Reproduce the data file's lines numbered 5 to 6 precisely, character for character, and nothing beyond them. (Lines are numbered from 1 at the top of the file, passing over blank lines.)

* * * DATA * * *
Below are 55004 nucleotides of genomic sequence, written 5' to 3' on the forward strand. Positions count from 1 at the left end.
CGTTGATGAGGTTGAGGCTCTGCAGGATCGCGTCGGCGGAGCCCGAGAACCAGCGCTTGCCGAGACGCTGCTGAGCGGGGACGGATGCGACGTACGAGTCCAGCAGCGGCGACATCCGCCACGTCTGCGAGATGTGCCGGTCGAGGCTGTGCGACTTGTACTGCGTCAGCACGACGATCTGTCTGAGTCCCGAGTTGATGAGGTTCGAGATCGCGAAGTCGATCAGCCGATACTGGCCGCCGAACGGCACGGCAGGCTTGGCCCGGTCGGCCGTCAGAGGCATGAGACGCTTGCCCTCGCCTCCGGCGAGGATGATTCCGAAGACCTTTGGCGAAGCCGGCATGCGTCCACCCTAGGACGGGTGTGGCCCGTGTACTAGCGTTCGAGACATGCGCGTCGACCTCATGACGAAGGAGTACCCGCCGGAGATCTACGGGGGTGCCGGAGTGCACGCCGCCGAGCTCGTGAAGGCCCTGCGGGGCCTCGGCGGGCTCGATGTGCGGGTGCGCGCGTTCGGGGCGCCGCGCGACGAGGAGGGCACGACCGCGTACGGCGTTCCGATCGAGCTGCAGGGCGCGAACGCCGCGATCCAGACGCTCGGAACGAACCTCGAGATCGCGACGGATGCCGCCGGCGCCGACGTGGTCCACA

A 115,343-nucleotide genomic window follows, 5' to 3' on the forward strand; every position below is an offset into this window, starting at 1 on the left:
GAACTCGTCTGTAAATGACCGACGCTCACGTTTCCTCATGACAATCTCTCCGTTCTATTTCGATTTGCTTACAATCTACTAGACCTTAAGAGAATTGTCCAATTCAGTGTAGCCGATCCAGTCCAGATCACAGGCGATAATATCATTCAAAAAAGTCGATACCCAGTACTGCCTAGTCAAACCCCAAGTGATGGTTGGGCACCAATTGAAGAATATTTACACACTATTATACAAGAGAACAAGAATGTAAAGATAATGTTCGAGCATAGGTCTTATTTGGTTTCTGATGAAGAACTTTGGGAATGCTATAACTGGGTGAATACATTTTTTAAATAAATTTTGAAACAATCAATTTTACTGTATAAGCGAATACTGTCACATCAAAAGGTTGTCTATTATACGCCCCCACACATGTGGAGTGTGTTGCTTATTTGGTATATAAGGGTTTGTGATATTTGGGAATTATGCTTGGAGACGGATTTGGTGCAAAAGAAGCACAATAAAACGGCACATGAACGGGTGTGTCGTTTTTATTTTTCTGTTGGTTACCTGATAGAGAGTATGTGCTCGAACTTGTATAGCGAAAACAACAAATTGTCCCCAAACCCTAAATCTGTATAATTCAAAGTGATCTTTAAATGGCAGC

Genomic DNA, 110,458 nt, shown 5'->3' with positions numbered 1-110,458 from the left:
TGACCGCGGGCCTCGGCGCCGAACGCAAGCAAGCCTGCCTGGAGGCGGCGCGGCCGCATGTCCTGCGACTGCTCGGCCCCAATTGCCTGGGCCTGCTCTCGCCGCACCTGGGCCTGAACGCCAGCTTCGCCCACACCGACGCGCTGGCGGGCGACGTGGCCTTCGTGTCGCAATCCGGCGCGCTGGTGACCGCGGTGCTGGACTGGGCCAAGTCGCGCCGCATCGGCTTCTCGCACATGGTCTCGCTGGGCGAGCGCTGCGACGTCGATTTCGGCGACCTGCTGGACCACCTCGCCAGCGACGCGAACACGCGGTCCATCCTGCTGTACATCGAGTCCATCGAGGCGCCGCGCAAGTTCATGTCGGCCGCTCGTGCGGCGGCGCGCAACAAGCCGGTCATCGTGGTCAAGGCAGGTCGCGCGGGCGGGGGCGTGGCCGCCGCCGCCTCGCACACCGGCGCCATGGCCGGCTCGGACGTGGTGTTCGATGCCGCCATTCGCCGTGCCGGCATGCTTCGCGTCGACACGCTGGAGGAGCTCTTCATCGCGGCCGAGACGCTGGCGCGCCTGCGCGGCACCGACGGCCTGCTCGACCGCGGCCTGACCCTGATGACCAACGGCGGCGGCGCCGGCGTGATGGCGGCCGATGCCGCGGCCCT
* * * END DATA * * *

Genomic DNA, 110,458 nt, shown 5'->3' with positions numbered 1-110,458 from the left:
TGACCGCGGGCCTCGGCGCCGAACGCAAGCAAGCCTGCCTGGAGGCGGCGCGGCCGCATGTCCTGCGACTGCTCGGCCCCAATTGCCTGGGCCTGCTCTCGCCGCACCTGGGCCTGAACGCCAGCTTCGCCCACACCGACGCGCTGGCGGGCGACGTGGCCTTCGTGTCGCAATCCGGCGCGCTGGTGACCGCGGTGCTGGACTGGGCCAAGTCGCGCCGCATCGGCTTCTCGCACATGGTCTCGCTGGGCGAGCGCTGCGACGTCGATTTCGGCGACCTGCTGGACCACCTCGCCAGCGACGCGAACACGCGGTCCATCCTGCTGTACATCGAGTCCATCGAGGCGCCGCGCAAGTTCATGTCGGCCGCTCGTGCGGCGGCGCGCAACAAGCCGGTCATCGTGGTCAAGGCAGGTCGCGCGGGCGGGGGCGTGGCCGCCGCCGCCTCGCACACCGGCGCCATGGCCGGCTCGGACGTGGTGTTCGATGCCGCCATTCGCCGTGCCGGCATGCTTCGCGTCGACACGCTGGAGGAGCTCTTCATCGCGGCCGAGACGCTGGCGCGCCTGCGCGGCACCGACGGCCTGCTCGACCGCGGCCTGACCCTGATGACCAACGGCGGCGGCGCCGGCGTGATGGCGGCCGATGCCGCGGCCCT